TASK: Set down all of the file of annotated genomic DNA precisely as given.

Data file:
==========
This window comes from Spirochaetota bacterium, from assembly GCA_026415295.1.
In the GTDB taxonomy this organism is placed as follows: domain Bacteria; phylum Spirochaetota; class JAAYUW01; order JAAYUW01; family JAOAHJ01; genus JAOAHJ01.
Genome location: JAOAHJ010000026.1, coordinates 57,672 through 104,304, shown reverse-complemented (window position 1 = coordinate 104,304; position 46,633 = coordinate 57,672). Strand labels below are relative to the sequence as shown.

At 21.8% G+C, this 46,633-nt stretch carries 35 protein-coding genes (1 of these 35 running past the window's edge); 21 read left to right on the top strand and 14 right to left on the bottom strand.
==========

This window comes from Spirochaetota bacterium, from assembly GCA_026415295.1.
In the GTDB taxonomy this organism is placed as follows: domain Bacteria; phylum Spirochaetota; class JAAYUW01; order JAAYUW01; family JAOAHJ01; genus JAOAHJ01.
Genome location: JAOAHJ010000026.1, coordinates 57,672 through 104,304, shown reverse-complemented (window position 1 = coordinate 104,304; position 46,633 = coordinate 57,672). Strand labels below are relative to the sequence as shown.

At 21.8% G+C, this 46,633-nt stretch carries 35 protein-coding genes (1 of these 35 running past the window's edge); 21 read left to right on the top strand and 14 right to left on the bottom strand.